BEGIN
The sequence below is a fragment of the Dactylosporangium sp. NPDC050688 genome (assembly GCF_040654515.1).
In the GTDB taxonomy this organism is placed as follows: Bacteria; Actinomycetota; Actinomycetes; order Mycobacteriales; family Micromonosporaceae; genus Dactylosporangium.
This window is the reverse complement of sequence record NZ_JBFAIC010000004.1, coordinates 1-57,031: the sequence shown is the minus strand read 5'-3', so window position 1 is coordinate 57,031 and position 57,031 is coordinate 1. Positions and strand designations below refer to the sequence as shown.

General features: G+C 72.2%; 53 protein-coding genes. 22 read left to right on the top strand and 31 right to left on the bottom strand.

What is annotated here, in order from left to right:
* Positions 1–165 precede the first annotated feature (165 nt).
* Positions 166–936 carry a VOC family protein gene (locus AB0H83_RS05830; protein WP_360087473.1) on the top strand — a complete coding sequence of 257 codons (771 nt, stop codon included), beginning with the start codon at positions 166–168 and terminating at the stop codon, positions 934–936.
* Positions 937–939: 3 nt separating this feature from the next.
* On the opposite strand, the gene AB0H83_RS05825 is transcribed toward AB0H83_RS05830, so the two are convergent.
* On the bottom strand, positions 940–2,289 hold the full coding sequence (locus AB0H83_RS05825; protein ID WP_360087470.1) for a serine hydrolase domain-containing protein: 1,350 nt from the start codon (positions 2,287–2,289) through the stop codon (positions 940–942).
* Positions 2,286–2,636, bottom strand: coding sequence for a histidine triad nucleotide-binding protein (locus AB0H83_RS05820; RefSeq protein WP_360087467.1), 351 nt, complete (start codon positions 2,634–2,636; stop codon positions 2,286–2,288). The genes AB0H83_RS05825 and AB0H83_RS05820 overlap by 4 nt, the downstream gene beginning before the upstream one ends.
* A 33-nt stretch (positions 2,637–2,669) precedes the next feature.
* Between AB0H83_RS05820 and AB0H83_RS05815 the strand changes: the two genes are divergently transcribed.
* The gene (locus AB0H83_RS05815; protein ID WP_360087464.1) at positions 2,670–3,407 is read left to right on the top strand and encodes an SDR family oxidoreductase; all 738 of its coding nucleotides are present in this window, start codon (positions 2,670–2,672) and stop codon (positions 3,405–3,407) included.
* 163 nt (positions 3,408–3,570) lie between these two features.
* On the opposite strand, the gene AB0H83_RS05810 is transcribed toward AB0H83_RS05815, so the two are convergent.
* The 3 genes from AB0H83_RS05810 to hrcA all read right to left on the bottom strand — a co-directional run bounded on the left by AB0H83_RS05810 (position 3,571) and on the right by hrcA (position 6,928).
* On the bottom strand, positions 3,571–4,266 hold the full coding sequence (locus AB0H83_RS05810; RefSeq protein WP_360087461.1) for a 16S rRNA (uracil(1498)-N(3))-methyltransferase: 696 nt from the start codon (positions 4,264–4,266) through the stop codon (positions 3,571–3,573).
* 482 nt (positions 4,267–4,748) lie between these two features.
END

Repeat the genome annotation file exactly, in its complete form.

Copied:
The sequence below is a fragment of the Dactylosporangium sp. NPDC050688 genome (assembly GCF_040654515.1).
In the GTDB taxonomy this organism is placed as follows: Bacteria; Actinomycetota; Actinomycetes; order Mycobacteriales; family Micromonosporaceae; genus Dactylosporangium.
This window is the reverse complement of sequence record NZ_JBFAIC010000004.1, coordinates 1-57,031: the sequence shown is the minus strand read 5'-3', so window position 1 is coordinate 57,031 and position 57,031 is coordinate 1. Positions and strand designations below refer to the sequence as shown.

General features: G+C 72.2%; 53 protein-coding genes. 22 read left to right on the top strand and 31 right to left on the bottom strand.

What is annotated here, in order from left to right:
* Positions 1–165 precede the first annotated feature (165 nt).
* Positions 166–936 carry a VOC family protein gene (locus AB0H83_RS05830; protein WP_360087473.1) on the top strand — a complete coding sequence of 257 codons (771 nt, stop codon included), beginning with the start codon at positions 166–168 and terminating at the stop codon, positions 934–936.
* Positions 937–939: 3 nt separating this feature from the next.
* On the opposite strand, the gene AB0H83_RS05825 is transcribed toward AB0H83_RS05830, so the two are convergent.
* On the bottom strand, positions 940–2,289 hold the full coding sequence (locus AB0H83_RS05825; protein ID WP_360087470.1) for a serine hydrolase domain-containing protein: 1,350 nt from the start codon (positions 2,287–2,289) through the stop codon (positions 940–942).
* Positions 2,286–2,636, bottom strand: coding sequence for a histidine triad nucleotide-binding protein (locus AB0H83_RS05820; RefSeq protein WP_360087467.1), 351 nt, complete (start codon positions 2,634–2,636; stop codon positions 2,286–2,288). The genes AB0H83_RS05825 and AB0H83_RS05820 overlap by 4 nt, the downstream gene beginning before the upstream one ends.
* A 33-nt stretch (positions 2,637–2,669) precedes the next feature.
* Between AB0H83_RS05820 and AB0H83_RS05815 the strand changes: the two genes are divergently transcribed.
* The gene (locus AB0H83_RS05815; protein ID WP_360087464.1) at positions 2,670–3,407 is read left to right on the top strand and encodes an SDR family oxidoreductase; all 738 of its coding nucleotides are present in this window, start codon (positions 2,670–2,672) and stop codon (positions 3,405–3,407) included.
* 163 nt (positions 3,408–3,570) lie between these two features.
* On the opposite strand, the gene AB0H83_RS05810 is transcribed toward AB0H83_RS05815, so the two are convergent.
* The 3 genes from AB0H83_RS05810 to hrcA all read right to left on the bottom strand — a co-directional run bounded on the left by AB0H83_RS05810 (position 3,571) and on the right by hrcA (position 6,928).
* On the bottom strand, positions 3,571–4,266 hold the full coding sequence (locus AB0H83_RS05810; RefSeq protein WP_360087461.1) for a 16S rRNA (uracil(1498)-N(3))-methyltransferase: 696 nt from the start codon (positions 4,264–4,266) through the stop codon (positions 3,571–3,573).
* 482 nt (positions 4,267–4,748) lie between these two features.